Using Musical Instruments to Improve Core Stability

It’s that time of year again. You’re faced with a new cohort filled with unknown personalities, abilities and skills. Where do you start? And more importantly, are they ready?

With a lot of focus on children being academically ready for school, going back to basics and helping a child to be physically ready is a step that many childcare settings and providers are thinking about at the start of the new school year.

Developing the physical skills of balance and a strong core will have endless benefits for a child, not only making them a more coordinated individual, but enhancing their ability to engage in learning for longer periods.

Outdoor music can be a useful tool to aid the development of physical skills, as well as being proven to support communication, encourage expression and build self-esteem.

We have all encountered the ‘W sitter’, the child who is constantly in that knees-and-bottom, wide based position. While the child feels stable, this position does not allow for much trunk rotation - a skill needed for running, manipulating objects and negotiating space. How about the child who is always flopped over to one side or is constantly adjusting their position during carpet time? All of these clues indicate a lack of core strength.

Standing to play a large instrument, like Percussion Play’s Akadinda, engages gross motor skills to play the notes up and down a long length which can improve the child’s core strength and their range of bilateral movements. This fun activity may, in time, develop the child’s core strength - allowing them to feel more stable in an alternative seated position.

Akadinda (600x600 boys birds eye) (600x600 akadinda 3

Activities that encourage crossing the midline can aid in a child’s physical development. Imagine an invisible line drawn down the centre of your body. Now imagine drawing a long horizontal line on a piece of paper. Can you complete this task, crossing that imaginary vertical line with your dominant hand, without passing the pencil into the other hand?

What seems like a simple task can be tricky for those who are not used to crossing the midline – Those children you have observed reaching for items on the right side of their body with their right hand, and the left with the left. Perhaps they constantly swap hands while mark making. This difficulty crossing that imaginary line can slow the development of a dominant hand. Many other everyday tasks are dependent on crossing the midline, so this is an important skill to master.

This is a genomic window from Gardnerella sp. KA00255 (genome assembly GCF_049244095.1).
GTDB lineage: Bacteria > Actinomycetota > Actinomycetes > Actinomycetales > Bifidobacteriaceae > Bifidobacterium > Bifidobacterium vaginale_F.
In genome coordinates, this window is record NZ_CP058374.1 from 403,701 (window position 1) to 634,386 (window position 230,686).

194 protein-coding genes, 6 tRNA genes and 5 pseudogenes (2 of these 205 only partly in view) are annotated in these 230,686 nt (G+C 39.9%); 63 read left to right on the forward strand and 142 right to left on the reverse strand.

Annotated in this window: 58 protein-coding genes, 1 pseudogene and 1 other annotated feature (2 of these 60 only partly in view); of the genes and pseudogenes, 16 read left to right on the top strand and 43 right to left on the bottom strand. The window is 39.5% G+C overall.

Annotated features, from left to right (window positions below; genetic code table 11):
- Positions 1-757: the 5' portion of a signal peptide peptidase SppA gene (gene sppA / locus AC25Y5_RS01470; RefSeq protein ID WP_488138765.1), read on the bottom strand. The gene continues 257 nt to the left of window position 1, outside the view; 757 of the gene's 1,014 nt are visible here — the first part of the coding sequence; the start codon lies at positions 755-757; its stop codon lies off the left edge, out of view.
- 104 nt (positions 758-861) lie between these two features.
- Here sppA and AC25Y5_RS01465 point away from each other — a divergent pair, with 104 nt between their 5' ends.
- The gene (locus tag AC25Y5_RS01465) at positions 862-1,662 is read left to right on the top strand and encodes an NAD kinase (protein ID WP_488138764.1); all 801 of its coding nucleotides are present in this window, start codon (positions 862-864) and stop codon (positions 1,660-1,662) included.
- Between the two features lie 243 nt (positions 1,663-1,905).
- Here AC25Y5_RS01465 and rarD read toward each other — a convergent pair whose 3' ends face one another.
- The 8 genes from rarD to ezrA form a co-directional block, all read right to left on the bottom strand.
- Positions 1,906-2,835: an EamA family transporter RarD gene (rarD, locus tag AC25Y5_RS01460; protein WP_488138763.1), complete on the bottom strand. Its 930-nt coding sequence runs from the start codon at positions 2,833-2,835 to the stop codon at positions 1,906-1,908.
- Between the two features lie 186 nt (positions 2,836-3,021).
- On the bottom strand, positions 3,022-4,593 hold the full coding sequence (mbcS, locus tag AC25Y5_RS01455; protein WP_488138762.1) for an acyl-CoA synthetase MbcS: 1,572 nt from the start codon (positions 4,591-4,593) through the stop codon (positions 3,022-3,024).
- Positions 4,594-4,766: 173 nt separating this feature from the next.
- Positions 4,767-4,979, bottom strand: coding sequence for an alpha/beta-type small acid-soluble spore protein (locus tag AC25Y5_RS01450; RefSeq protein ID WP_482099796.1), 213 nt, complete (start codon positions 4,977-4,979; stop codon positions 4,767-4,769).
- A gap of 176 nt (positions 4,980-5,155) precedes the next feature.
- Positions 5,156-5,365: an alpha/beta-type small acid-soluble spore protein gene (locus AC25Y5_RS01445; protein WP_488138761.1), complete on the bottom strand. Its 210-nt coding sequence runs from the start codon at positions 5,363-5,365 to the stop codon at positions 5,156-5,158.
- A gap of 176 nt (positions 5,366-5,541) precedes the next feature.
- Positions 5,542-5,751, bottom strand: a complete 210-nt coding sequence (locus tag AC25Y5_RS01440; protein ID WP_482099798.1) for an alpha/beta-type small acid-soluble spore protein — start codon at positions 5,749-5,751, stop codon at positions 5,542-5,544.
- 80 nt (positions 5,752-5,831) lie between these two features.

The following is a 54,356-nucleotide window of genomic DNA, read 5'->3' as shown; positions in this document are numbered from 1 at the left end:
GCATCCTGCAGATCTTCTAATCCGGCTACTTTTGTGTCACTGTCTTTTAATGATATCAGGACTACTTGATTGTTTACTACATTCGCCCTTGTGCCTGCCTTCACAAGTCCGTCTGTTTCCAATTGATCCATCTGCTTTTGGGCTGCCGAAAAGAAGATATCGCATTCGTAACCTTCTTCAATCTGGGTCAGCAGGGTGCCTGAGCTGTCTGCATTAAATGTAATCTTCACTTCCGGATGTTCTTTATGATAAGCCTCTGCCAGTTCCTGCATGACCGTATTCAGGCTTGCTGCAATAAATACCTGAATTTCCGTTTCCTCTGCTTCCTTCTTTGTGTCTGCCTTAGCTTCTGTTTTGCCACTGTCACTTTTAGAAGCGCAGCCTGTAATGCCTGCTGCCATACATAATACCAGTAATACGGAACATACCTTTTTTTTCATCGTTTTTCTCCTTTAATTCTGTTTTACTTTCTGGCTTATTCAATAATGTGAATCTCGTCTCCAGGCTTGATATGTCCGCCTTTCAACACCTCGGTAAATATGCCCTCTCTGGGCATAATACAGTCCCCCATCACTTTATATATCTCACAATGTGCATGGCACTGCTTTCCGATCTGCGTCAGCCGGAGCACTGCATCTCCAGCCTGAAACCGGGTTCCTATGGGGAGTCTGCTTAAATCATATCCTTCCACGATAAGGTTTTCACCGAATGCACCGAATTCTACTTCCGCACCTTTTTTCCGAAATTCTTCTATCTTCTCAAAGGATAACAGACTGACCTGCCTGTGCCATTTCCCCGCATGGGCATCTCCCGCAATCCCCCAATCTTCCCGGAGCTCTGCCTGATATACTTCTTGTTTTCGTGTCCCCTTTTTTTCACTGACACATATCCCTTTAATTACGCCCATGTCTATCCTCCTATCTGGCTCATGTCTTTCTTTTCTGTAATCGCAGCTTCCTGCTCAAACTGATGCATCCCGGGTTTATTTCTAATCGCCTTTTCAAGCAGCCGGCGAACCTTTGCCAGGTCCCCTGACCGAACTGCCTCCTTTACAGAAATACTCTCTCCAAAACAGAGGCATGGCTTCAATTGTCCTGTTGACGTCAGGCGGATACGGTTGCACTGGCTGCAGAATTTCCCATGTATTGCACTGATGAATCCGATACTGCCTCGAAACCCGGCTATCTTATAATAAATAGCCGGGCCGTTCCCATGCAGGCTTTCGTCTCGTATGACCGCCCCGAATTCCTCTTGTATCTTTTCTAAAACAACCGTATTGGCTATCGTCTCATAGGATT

In order for children to become confident with movements that cross the midline, we need to encourage the two hemispheres of the brain to work together. Playing an instrument that encourages the child to reach, move their arms across their body or play from one side of the body to the other promotes communication between those two sides of the brain. With time, the child will be able to do this spontaneously and the need to swap hands will reduce.

Cadenza (2 Boys) (600x600 Cadenza

Other activities that encourage crossing the midline include:

  • Wiping the table
  • Pushing cars along a track
  • Painting a large space, like a fence or wall, using water and adult-size paintbrushes

With each of these activities, the child should be encouraged to use one hand at a time.

What about that child who struggles to grip their pencil, or pull up the zip on their coat? The gross motor skills used to manipulate the large mallets of an outdoor musical instrument could improve muscle tone and encourage a preference for a dominant hand. These large movements could then be gradually reduced to the fine motor skills required inside the classroom.

Outdoor music and play is great for building a child’s body awareness, engages the vestibular system (responsible for balance and spatial awareness) and increases the child’s confidence in movement. The large scale movements fostered during outdoor play help to improve a child’s proprioception – the ability to sense their bodies orientation and it’s relation to objects in their environment.

Freechimes Soprano Pentatonic (600x600 Freechimes Soprano Pentatonic

Having instruments resistant to weather means that they can be left in the play space year round, enhancing continuous provision and allowing children to develop their skills in their independent learning time.

Outdoor music lends itself to endless openings for learning through play. As well as designing and manufacturing outdoor musical instruments, Percussion Play have compiled an online knowledge base which hosts articles detailing the varied benefits of musical and outdoor play and White Papers on various music, play and health related topics.